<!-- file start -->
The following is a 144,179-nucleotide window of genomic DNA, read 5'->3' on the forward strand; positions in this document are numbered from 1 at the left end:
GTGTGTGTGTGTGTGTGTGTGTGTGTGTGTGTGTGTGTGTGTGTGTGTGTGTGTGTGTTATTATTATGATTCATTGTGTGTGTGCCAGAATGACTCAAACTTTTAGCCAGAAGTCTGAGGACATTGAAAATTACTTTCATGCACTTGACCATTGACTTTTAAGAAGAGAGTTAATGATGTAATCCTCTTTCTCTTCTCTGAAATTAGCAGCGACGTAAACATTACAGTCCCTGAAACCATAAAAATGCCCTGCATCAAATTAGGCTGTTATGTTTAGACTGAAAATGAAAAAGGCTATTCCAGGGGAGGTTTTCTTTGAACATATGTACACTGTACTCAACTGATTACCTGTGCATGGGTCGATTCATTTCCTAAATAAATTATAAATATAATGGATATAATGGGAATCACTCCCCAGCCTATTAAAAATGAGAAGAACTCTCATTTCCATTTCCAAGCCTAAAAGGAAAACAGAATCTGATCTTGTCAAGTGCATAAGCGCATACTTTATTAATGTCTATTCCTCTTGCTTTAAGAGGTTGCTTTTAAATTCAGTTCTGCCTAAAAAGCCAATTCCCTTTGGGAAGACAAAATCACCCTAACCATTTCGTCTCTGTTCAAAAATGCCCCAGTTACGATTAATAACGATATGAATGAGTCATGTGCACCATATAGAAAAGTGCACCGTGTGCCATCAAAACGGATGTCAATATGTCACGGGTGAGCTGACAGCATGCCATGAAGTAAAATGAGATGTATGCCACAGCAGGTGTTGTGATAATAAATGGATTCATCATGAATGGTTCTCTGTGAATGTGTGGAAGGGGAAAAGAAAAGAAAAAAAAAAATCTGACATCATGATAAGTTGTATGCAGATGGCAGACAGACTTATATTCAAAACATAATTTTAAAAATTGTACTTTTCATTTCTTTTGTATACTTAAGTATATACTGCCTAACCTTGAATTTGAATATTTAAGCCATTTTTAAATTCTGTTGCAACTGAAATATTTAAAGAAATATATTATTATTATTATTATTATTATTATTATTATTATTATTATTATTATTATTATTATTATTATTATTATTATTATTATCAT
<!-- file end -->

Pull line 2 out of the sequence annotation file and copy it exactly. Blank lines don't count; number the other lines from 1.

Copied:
GTGTGTGTGTGTGTGTGTGTGTGTGTGTGTGTGTGTGTGTGTGTGTGTGTGTGTGTGTTATTATTATGATTCATTGTGTGTGTGCCAGAATGACTCAAACTTTTAGCCAGAAGTCTGAGGACATTGAAAATTACTTTCATGCACTTGACCATTGACTTTTAAGAAGAGAGTTAATGATGTAATCCTCTTTCTCTTCTCTGAAATTAGCAGCGACGTAAACATTACAGTCCCTGAAACCATAAAAATGCCCTGCATCAAATTAGGCTGTTATGTTTAGACTGAAAATGAAAAAGGCTATTCCAGGGGAGGTTTTCTTTGAACATATGTACACTGTACTCAACTGATTACCTGTGCATGGGTCGATTCATTTCCTAAATAAATTATAAATATAATGGATATAATGGGAATCACTCCCCAGCCTATTAAAAATGAGAAGAACTCTCATTTCCATTTCCAAGCCTAAAAGGAAAACAGAATCTGATCTTGTCAAGTGCATAAGCGCATACTTTATTAATGTCTATTCCTCTTGCTTTAAGAGGTTGCTTTTAAATTCAGTTCTGCCTAAAAAGCCAATTCCCTTTGGGAAGACAAAATCACCCTAACCATTTCGTCTCTGTTCAAAAATGCCCCAGTTACGATTAATAACGATATGAATGAGTCATGTGCACCATATAGAAAAGTGCACCGTGTGCCATCAAAACGGATGTCAATATGTCACGGGTGAGCTGACAGCATGCCATGAAGTAAAATGAGATGTATGCCACAGCAGGTGTTGTGATAATAAATGGATTCATCATGAATGGTTCTCTGTGAATGTGTGGAAGGGGAAAAGAAAAGAAAAAAAAAAATCTGACATCATGATAAGTTGTATGCAGATGGCAGACAGACTTATATTCAAAACATAATTTTAAAAATTGTACTTTTCATTTCTTTTGTATACTTAAGTATATACTGCCTAACCTTGAATTTGAATATTTAAGCCATTTTTAAATTCTGTTGCAACTGAAATATTTAAAGAAATATATTATTATTATTATTATTATTATTATTATTATTATTATTATTATTATTATTATTATTATTATTATTATTATTATTATCAT